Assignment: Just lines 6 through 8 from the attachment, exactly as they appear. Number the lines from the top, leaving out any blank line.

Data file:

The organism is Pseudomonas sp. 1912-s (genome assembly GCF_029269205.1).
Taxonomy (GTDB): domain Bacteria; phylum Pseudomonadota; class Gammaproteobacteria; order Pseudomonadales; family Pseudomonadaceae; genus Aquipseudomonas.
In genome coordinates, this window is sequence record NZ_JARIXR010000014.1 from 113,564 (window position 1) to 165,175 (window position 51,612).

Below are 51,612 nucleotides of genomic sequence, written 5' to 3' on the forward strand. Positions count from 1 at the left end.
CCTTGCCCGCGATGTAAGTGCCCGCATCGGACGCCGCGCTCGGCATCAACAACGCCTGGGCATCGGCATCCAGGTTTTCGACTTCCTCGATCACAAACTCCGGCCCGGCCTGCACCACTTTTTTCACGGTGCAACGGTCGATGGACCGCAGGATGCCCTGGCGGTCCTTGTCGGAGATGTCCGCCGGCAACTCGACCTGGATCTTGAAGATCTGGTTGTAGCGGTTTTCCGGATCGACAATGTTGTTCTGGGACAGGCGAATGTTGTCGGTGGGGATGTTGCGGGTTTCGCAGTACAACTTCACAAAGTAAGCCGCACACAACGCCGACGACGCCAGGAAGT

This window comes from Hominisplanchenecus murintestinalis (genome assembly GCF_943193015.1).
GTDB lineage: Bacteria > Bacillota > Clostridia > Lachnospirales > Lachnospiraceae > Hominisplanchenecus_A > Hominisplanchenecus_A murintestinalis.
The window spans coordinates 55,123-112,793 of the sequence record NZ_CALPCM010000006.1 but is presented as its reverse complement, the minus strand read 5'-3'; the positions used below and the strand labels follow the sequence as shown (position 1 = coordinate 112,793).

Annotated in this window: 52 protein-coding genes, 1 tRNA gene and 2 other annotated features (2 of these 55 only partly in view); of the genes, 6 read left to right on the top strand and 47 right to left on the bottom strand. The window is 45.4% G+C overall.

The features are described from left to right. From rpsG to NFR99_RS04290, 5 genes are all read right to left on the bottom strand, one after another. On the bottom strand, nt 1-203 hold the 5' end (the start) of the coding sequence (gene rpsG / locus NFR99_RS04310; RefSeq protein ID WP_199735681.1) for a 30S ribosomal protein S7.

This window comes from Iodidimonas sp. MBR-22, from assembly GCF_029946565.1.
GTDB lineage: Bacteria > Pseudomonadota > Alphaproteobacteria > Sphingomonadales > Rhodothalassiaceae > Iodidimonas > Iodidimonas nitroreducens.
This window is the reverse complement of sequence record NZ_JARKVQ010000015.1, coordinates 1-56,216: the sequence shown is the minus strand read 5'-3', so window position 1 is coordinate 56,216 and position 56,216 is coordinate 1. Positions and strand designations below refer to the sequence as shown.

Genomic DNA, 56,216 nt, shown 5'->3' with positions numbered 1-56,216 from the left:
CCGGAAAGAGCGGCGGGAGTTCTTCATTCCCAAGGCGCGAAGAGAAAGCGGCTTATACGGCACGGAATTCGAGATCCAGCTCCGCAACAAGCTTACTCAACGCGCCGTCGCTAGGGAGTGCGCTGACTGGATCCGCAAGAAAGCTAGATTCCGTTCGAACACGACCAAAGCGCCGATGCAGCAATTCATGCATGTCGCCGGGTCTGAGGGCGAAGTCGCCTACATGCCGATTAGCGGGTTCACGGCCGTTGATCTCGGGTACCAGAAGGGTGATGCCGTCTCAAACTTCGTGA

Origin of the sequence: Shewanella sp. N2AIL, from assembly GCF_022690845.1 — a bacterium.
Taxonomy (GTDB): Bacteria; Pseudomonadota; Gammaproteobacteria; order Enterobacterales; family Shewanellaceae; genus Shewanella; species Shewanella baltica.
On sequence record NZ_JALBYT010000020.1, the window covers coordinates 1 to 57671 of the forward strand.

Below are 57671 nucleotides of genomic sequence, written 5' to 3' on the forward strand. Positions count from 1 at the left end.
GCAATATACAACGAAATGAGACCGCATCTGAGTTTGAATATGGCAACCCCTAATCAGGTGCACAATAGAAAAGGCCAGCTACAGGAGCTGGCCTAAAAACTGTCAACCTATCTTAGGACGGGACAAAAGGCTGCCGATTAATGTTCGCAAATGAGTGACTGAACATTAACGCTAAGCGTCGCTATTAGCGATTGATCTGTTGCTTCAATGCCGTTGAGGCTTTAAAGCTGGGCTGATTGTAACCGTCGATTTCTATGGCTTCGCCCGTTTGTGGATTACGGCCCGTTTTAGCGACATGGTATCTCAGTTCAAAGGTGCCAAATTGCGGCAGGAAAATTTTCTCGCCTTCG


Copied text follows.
This window comes from Hominisplanchenecus murintestinalis (genome assembly GCF_943193015.1).
GTDB lineage: Bacteria > Bacillota > Clostridia > Lachnospirales > Lachnospiraceae > Hominisplanchenecus_A > Hominisplanchenecus_A murintestinalis.
The window spans coordinates 55,123-112,793 of the sequence record NZ_CALPCM010000006.1 but is presented as its reverse complement, the minus strand read 5'-3'; the positions used below and the strand labels follow the sequence as shown (position 1 = coordinate 112,793).